Decorative stock bottles such as these beauties were meant to be refilled and reused and were the pride of the pharmacy staff. Eye-catching, reflective medicine bottles such as these also served as an advertising mechanism as they often were placed prominently on the front row of pharmacy cabinets.
Each amber colored bottle measures 8.5 inches tall, has a narrow or wide mouth and sports a stopper with ground glass construction. The bottles date to the 1920-1930's era.
The condition of these empty bottles are excellent. Some of the stoppers are stuck in place.
The bottles sport either gold or silver toned foil labels which show slight wear and staining, commensurate with age and use.
A lovely group indeed!
The interior of this piece has a cleverly designed metal sliding mechanism which served to both open and prop-up the case. The condition of the case is very good, with the mechanism sliding easily, and the gold Sharpe & Dohme, BALTIMORE, label displaying quite clearly. There is one, unobtrusive, 1/2 inch, ancient flaw or fleck on the case just to the left of word "Baltimore".
Five of the six vials have the word "POISON" in red ink. The drug names are as follows: NORMAL SALT - NITROGLYCERIN - ATROPINE SULPHATE - STRYCHNINE SULPHATE - DIGITALIN - MORPHINE SULPHATE.
A fabulous find for you Pharmacy Folks!
The condition of this early 1930s nostrum is very good with minimal tarnish to the metal and very light fading to the label.
This medicine tin is unopened and ready for your collection!
The black-painted, metal frame houses a plastic, cream-colored insert that features an embossed lettering and design technique that advertises the name of the product for sale. The background of this insert sports a streamlined, horizontal, raised "striping" reminiscent of the Art Deco era. When light is allowed to pass through the plastic, translucent insert, the insert appears to be magically illuminated so that the green-colored backside of the sign shines through with brilliance. This effect can be enjoyed by either hanging the sign in front of a window or by fastening tiny LED lights (not included) on the backside of the frame.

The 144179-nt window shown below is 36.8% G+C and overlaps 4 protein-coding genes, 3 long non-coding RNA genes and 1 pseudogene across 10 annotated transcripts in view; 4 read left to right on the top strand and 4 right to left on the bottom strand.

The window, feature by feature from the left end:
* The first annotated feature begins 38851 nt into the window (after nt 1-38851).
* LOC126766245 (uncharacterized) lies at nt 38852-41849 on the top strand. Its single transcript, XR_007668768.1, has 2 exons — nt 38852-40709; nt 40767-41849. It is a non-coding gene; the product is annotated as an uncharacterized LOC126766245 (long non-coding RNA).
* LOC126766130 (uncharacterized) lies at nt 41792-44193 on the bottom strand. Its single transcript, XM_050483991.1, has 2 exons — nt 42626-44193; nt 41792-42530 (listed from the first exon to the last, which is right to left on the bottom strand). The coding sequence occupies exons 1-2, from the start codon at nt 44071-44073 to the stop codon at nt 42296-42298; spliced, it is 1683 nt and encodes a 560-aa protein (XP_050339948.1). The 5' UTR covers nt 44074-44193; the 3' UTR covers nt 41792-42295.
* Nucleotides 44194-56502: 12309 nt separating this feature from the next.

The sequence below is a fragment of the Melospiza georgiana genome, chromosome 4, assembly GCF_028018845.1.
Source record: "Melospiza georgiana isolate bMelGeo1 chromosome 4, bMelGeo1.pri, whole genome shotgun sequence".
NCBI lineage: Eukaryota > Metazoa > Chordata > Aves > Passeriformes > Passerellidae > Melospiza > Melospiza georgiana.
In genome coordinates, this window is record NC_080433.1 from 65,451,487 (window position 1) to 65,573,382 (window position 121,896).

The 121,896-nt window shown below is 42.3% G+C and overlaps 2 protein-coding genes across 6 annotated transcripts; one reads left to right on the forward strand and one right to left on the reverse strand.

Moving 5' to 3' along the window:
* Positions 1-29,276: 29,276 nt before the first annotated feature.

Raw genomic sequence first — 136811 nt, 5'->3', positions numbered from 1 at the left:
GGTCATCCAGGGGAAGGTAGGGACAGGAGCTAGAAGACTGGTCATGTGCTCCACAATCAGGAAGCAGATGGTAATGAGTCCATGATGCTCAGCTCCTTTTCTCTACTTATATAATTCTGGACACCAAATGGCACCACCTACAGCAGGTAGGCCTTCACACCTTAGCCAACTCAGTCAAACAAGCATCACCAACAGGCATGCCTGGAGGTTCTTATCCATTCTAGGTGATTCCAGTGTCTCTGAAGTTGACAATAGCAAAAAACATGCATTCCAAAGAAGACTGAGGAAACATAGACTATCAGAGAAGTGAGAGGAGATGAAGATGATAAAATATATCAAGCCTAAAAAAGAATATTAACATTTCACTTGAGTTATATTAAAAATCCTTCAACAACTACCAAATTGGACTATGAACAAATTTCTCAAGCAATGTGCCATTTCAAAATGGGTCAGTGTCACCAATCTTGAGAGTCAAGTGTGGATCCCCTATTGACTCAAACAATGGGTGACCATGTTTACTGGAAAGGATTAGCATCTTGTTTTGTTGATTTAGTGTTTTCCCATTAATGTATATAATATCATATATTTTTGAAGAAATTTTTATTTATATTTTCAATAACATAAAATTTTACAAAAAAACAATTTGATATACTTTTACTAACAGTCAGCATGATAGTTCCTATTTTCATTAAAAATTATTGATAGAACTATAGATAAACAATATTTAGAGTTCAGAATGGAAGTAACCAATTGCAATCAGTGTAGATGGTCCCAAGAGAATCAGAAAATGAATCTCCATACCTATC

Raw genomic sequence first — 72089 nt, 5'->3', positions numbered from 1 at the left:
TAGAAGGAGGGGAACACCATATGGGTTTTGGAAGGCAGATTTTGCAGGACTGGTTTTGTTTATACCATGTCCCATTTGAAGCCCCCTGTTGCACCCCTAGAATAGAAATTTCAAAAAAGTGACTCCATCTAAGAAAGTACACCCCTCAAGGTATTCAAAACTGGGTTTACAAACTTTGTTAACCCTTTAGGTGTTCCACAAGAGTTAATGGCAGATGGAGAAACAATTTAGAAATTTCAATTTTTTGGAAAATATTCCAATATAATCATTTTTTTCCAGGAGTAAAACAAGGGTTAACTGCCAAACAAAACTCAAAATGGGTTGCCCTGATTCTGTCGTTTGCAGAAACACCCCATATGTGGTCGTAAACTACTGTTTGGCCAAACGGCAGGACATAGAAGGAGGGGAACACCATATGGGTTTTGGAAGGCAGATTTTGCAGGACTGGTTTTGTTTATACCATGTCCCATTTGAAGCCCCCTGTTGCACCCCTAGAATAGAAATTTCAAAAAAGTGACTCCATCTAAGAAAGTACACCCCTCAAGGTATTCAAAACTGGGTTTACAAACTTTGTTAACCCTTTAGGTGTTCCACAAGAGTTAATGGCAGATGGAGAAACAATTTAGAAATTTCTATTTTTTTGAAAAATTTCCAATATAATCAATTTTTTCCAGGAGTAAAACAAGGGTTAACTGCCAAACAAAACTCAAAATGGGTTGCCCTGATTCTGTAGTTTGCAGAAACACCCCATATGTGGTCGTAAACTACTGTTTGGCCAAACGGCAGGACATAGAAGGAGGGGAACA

The dimensions are approximately 36"L x 5.5"W x 3/4"D, and the overall condition of the sign is very good. The plain metal frame has been repainted in a durable, semi-gloss, black finish. The painted finish is in very good condition with areas of minor surface imperfection and slight areas of roughness here and there.
The vintage plastic insert is laminated in two tones, with the front noting a rich, aged, cream color, and the back noting a rich green tone. The front of the insert has faint surface imperfections and some areas of uneven discoloring. Overall, the insert retains a rich, glossed surface patina commensurate with its age.
A note: the first photo best represents what the sign will look like when illuminated from the back with LED or natural window lighting.
The final photo is a shot of this sign along with three others of the same vintage and manufacture.
These corked cuties date from the early 1900s to 1920s, and all but one retain their tiny corks.
Some vials, such as that containing STRYCHNINE, are marked "POISON" on their paper labels.
Interestingly, there is one VETERINARY vial labeled ARECOLINE HYDROBROMIDE POISON by Mulford.
The diminutive vials measure from 2 inches long to 3 inches and are all in good condition. Imperfections noted: one vial has a tiny chip to the mouth of the tube and another vial has a minor crack near the cork.
Interesting grouping to add to your collection!
This beautifully-formed, two-sized measure sports a lovely, deep, honey-colored patina. The cup measures just under 5 inches high and is in very nice condition. The wood used to craft this lovely piece contains a natural, narrow, 1 inch long, vertical blemish at the base of the smaller cup (see 7th & 9th photos). The craftsman who created this piece was clearly highly skilled as he was able to work around this natural wood blemish to create a fully-functional apothecary tool.
During the 19th century and into the early 20th century, Seidlitz powders, which were used to treat indigestion and constipation, came to the drugstore in bulk, and dosages were measured out using the measure cup.